To spur that, the Department of Transportation recently ordered 155 electric buses and is expanding 15 rail lines, a move the mayor’s office called the largest current expansion of transit in the United States.
“L.A. is where the notion of urban sprawl initially developed and now we have to reckon with that,” said Colin Sweeney, the department’s director of public information.
For Angelinos who do drive, the city is now home to the largest concentration of private electric vehicle charging stations in the United States, in a city with more than 60,000 electric vehicles, according to the mayor’s office.
But including low-income residents in the switch is a challenge, with electric cars still significantly more expensive then gas-powered models.
To bridge the gap, the city has helped roll out a pilot electric vehicle sharing program giving discounted membership to those who earn less.
So far it operates only about 100 vehicles - and getting poorer neighborhoods to accept charging stations has been an uphill battle.
“When it first started, no one wanted much to do with it - they associated (electric car sharing) with gentrification,” said Anita Tang, carshare manager at the transport department.
But eventually the scheme - with a cheap subscription fee of $1 a month and costing 15 cents a minute for low-income users - drew people in, and now hopes to add dozens more charging stations and hundreds more vehicles, Tang said.
‘CARS ARE THE ENEMY’
Richer residents also have frustrations with the drive for a greener Los Angeles.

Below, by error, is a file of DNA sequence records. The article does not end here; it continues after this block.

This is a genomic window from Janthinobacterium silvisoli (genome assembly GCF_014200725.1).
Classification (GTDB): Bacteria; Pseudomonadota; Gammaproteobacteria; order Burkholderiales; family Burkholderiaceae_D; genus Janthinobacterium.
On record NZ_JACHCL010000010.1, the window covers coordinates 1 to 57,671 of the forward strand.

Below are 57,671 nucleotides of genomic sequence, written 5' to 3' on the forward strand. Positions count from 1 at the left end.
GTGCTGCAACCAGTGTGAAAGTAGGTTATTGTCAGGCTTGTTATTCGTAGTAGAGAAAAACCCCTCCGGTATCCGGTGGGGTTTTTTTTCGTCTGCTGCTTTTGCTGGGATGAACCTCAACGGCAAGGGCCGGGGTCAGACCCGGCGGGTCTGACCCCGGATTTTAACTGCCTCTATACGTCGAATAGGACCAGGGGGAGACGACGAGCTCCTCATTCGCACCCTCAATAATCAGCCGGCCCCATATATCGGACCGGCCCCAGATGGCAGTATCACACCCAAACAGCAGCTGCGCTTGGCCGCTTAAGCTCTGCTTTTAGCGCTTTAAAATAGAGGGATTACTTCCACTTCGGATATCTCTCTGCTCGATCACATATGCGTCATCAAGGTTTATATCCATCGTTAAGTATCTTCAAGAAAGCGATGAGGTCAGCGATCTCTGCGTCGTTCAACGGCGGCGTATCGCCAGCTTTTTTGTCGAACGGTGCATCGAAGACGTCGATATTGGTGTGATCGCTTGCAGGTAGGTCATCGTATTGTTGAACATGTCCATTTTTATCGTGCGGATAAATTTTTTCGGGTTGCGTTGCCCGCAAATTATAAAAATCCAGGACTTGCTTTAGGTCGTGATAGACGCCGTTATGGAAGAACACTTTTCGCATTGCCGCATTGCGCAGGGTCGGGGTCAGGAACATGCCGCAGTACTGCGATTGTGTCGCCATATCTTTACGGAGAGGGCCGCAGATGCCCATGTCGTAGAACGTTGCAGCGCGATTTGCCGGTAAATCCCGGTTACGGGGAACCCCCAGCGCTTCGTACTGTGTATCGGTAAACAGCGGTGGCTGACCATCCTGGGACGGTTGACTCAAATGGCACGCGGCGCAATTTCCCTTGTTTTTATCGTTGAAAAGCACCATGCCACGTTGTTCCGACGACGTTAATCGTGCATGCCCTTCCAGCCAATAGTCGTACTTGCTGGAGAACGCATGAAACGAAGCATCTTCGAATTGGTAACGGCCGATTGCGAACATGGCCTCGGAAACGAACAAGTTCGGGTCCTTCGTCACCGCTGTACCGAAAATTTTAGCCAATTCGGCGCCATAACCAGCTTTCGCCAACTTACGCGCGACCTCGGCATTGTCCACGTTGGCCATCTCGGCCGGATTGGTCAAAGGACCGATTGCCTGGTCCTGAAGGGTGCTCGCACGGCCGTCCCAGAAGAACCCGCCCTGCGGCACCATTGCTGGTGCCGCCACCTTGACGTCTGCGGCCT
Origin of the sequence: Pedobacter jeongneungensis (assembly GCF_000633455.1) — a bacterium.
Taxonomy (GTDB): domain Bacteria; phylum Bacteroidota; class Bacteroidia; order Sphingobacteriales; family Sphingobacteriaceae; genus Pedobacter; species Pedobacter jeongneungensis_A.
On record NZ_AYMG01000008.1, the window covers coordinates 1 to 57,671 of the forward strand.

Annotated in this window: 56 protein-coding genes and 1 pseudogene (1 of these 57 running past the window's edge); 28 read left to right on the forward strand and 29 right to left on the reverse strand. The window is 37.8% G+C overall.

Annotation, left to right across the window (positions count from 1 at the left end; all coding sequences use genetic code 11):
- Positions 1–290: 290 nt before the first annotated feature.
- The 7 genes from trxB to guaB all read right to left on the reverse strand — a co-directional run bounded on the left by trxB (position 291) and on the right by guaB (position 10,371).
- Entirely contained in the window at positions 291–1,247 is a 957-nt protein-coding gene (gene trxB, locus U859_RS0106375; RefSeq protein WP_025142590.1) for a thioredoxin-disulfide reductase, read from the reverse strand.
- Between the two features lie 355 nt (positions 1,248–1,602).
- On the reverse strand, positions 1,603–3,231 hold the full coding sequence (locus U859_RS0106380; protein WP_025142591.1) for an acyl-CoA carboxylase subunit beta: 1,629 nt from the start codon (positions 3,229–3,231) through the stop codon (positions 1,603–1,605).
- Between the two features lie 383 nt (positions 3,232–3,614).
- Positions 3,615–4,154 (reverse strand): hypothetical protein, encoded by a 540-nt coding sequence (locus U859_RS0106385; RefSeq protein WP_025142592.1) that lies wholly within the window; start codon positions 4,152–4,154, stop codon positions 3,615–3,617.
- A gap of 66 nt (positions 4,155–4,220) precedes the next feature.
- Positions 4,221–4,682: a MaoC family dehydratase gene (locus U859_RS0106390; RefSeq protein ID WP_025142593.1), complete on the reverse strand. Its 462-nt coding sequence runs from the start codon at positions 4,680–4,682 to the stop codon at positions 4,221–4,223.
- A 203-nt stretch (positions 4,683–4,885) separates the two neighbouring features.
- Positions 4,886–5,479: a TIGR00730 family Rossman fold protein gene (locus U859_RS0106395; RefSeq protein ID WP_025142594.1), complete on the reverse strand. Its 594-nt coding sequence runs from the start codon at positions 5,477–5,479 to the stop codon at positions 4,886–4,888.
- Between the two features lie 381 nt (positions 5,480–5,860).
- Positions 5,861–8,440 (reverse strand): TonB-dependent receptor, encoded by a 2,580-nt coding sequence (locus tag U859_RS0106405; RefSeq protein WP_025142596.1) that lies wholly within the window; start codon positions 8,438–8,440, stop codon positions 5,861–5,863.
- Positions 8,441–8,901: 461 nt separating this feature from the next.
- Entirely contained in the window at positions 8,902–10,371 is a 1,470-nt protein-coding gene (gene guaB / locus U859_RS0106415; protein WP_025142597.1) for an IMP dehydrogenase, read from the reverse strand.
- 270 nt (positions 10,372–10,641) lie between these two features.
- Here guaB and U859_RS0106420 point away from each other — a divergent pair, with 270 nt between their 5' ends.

Standing at an intersection in West Hollywood, exasperated former tech entrepreneur Michael Schneider pointed out a bike lane that abruptly ended as the street narrowed - even though parking spaces remained.
“This is everything wrong with how L.A. designs bike lanes,” said Schneider, a community activist who sits on the city’s Bicycle Advisory Committee and founded the transport advocacy group Streets for All.
“In L.A., all too often people say they want to fight climate change from the seat of an SUV,” he added.
With emissions from cars and trucks accounting for more than a third of the city’s greenhouse gas emissions, radically redesigning Los Angeles to curb car use is crucial to achieving its long-term climate aims, he said.
From congestion to pollution, “cars are the enemy of a livable city,” Schneider said.
But bike lane construction has leveled off in recent years, for reasons ranging from the veto power city councilors hold to resistance from businesses that value parking.
Schneider said the city still lacks the basic networks that would allow people to safely replace driving with cycling.
As they push a transition to renewable energy, officials are trying to brand Los Angeles “the solar city”.
It now produces more than 480 megawatts (MW) of solar power, a 15% increase from 2020, according to 2019 data.
That includes everything from small rooftop solar projects to massive installations on commercial buildings and a city-operated 250 MW facility in the Mojave desert.
Building and maintaining that solar capacity is creating new jobs, said Danny Hom, a strategy officer with GRID Alternatives, the project running Ramos’ training.
“We’ve helped more than 200 formerly incarcerated people get jobs in this sector,” he said.
One is Darean Nguyen, who has risen up the ranks to become supervisor of a solar crew and is saving to buy a house.
“I help lower people’s electricity bills so they have some money to provide for their families,” he said. “That feels good.”
Reporting by Avi Asher-Schapiro @AASchapiro, Editing by Laurie Goering. Please credit the Thomson Reuters Foundation, the charitable arm of Thomson Reuters, that covers the lives of people around the world who struggle to live freely or fairly. Visit news.trust.org